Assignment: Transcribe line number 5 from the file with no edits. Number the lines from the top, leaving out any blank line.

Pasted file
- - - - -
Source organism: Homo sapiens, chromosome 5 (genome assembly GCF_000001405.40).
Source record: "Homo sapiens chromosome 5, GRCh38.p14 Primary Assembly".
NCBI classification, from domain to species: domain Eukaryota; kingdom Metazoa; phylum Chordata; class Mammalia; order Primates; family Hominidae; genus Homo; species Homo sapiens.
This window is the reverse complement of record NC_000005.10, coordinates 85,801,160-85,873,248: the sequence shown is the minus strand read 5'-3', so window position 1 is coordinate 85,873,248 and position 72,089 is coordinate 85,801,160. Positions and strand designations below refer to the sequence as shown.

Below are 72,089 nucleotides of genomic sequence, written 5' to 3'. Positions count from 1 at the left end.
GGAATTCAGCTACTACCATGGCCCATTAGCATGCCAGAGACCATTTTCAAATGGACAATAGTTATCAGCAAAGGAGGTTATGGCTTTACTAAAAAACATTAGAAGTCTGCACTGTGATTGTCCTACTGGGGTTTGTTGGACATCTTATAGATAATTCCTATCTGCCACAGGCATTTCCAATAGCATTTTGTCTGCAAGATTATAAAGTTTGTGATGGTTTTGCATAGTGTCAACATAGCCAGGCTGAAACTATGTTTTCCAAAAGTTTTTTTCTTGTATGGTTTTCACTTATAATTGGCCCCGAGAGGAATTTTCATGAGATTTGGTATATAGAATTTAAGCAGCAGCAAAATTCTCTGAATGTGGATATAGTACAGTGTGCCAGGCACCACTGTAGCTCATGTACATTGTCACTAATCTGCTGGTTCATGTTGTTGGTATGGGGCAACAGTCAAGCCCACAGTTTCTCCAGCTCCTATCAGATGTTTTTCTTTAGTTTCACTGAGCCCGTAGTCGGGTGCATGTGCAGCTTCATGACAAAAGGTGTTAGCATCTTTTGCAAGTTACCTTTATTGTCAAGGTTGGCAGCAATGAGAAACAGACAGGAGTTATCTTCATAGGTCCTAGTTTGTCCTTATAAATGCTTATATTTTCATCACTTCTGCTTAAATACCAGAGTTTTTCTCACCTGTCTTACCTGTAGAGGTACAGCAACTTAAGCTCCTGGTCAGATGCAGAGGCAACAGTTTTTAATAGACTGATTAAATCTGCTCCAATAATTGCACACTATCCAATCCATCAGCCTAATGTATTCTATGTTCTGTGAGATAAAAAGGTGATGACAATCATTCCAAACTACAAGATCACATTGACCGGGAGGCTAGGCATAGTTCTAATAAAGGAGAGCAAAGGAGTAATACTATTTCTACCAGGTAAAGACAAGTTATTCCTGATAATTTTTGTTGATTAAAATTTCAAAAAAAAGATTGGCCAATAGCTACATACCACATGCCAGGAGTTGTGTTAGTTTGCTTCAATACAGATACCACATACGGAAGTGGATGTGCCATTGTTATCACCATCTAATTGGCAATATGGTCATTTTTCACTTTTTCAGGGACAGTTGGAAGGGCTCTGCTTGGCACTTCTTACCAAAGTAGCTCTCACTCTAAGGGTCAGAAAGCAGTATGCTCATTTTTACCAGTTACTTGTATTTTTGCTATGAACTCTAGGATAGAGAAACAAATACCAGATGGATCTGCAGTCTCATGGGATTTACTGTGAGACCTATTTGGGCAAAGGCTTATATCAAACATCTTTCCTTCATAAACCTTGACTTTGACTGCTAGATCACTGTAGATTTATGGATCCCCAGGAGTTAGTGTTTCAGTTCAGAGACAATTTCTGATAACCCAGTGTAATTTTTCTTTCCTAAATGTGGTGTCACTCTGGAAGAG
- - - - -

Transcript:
Below are 72,089 nucleotides of genomic sequence, written 5' to 3'. Positions count from 1 at the left end.